Evidence for a correlation between mass accretion rates onto young stars and the mass of their protoplanetary disks
Manara et al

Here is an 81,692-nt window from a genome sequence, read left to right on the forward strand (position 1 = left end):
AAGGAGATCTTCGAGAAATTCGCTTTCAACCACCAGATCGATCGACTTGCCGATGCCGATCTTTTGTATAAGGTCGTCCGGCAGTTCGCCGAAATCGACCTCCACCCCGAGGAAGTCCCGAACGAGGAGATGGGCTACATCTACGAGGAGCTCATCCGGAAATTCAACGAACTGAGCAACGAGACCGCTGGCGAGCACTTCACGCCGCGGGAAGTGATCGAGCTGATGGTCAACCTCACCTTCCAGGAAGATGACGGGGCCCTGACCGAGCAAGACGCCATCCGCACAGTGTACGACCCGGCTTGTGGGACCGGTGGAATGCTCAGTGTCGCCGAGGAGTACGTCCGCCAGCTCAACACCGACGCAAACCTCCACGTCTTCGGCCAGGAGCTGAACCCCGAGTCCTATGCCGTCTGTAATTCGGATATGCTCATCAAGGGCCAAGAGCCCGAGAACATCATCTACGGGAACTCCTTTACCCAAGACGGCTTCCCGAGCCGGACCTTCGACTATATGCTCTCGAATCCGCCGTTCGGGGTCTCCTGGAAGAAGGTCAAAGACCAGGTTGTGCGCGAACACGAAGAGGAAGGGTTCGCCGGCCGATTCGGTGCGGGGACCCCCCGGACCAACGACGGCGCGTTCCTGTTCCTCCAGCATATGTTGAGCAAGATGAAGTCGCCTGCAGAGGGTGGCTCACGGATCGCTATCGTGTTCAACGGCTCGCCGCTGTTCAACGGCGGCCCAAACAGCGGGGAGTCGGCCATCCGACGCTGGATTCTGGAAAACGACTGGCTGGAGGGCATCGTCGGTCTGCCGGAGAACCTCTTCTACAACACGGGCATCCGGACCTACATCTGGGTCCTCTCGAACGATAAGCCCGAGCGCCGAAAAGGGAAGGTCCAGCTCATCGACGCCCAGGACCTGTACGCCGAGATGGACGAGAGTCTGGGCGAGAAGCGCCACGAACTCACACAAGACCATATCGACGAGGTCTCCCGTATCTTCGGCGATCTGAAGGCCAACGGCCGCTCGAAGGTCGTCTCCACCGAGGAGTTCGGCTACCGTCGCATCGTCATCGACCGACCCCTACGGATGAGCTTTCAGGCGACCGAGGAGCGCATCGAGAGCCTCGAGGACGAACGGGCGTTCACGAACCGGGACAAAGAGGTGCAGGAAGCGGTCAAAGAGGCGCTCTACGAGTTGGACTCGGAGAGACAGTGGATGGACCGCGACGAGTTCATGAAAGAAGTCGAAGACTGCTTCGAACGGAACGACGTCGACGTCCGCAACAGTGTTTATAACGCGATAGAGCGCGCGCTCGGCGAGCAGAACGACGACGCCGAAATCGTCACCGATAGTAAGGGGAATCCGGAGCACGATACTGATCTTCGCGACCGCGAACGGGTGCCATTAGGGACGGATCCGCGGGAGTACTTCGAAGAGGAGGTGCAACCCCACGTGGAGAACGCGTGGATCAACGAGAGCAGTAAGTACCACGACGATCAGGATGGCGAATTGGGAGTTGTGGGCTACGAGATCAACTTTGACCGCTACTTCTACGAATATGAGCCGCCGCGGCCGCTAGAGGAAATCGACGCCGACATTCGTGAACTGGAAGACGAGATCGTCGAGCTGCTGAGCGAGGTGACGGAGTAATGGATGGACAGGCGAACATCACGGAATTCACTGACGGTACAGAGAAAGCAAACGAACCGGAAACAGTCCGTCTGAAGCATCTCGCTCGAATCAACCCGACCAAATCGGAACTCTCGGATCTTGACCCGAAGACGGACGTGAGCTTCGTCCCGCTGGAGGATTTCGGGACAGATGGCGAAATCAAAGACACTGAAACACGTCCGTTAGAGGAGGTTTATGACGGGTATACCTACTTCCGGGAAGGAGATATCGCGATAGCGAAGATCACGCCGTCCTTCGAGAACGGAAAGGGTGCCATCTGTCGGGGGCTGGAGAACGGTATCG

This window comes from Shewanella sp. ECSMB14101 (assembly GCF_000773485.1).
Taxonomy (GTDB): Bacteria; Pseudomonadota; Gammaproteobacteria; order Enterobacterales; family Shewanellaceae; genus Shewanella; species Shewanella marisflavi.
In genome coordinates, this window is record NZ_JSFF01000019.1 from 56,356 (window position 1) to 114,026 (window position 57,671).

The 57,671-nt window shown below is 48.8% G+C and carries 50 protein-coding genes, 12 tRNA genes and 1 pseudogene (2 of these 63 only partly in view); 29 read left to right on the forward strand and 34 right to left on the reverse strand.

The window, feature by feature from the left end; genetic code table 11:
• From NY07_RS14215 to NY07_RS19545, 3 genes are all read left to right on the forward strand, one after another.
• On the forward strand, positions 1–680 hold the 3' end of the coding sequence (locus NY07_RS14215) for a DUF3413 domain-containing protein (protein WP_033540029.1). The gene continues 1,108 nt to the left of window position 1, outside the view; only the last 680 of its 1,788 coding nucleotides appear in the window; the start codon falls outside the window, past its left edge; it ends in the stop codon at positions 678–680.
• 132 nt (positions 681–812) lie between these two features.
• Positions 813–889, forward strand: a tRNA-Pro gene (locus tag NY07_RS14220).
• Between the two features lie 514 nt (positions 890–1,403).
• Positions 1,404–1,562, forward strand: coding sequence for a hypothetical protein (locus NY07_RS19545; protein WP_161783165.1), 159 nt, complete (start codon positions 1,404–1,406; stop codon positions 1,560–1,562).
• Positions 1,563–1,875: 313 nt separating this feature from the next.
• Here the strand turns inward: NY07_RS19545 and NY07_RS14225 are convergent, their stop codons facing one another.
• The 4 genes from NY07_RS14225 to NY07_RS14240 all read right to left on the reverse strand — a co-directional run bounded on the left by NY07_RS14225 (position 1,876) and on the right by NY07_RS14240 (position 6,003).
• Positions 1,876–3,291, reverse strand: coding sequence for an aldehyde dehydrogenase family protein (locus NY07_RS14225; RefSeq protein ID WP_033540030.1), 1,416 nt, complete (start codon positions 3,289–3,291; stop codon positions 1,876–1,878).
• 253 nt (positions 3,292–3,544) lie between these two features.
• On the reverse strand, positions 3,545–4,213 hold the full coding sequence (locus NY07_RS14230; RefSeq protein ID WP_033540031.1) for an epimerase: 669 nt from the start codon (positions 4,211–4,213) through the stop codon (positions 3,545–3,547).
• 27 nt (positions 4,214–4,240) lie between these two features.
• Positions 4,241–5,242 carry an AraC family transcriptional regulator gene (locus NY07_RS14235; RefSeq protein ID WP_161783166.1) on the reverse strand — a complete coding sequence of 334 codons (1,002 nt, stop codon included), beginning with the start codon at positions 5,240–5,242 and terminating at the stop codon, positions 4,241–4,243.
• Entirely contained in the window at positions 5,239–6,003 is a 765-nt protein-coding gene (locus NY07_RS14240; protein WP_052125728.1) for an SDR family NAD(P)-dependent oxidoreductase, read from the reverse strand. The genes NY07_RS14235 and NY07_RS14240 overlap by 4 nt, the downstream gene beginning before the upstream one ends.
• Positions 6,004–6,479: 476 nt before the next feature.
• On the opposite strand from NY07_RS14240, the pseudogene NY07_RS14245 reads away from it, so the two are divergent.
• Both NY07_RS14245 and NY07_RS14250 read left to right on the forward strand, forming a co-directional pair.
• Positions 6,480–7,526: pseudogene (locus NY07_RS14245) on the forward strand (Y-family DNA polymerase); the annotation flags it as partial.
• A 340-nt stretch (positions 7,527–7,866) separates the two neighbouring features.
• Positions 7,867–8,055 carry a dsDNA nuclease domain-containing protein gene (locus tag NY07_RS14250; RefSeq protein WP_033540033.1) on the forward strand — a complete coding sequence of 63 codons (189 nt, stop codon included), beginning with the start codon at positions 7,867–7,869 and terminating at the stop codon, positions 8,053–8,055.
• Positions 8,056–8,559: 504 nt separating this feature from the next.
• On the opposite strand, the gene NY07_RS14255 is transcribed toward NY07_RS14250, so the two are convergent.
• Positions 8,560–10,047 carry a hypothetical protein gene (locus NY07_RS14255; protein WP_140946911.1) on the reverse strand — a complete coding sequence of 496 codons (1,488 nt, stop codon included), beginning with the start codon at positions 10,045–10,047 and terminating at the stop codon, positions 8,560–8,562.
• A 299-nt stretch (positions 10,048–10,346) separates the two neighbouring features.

A relation between the mass accretion rate onto the central young star and the mass of the surrounding protoplanetary disk has long been theoretically predicted and observationally sought. For the first time, we have accurately and homogeneously determined the photospheric parameters, the mass accretion rate, and the disk mass for an essentially complete sample of young stars with disks in the Lupus clouds. Our work combines the results of surveys conducted with VLT/X-Shooter and ALMA. With this dataset we are able to test a basic prediction of viscous accretion theory, the existence of a linear relation between the mass accretion rate onto the central star and the total disk mass. We find a correlation between the mass accretion rate and the disk dust mass, with a ratio that is roughly consistent with the expected viscous timescale when assuming an ISM gas-to-dust ratio. This confirms that mass accretion rates are related to the properties of the outer disk. We find no correlation between mass accretion rates and the disk mass measured by CO isotopologues emission lines, possibly due to the small number of measured disk gas masses. This suggests that the mm-sized dust mass better traces the total disk mass and that masses derived from CO may be underestimated, at least in some cases.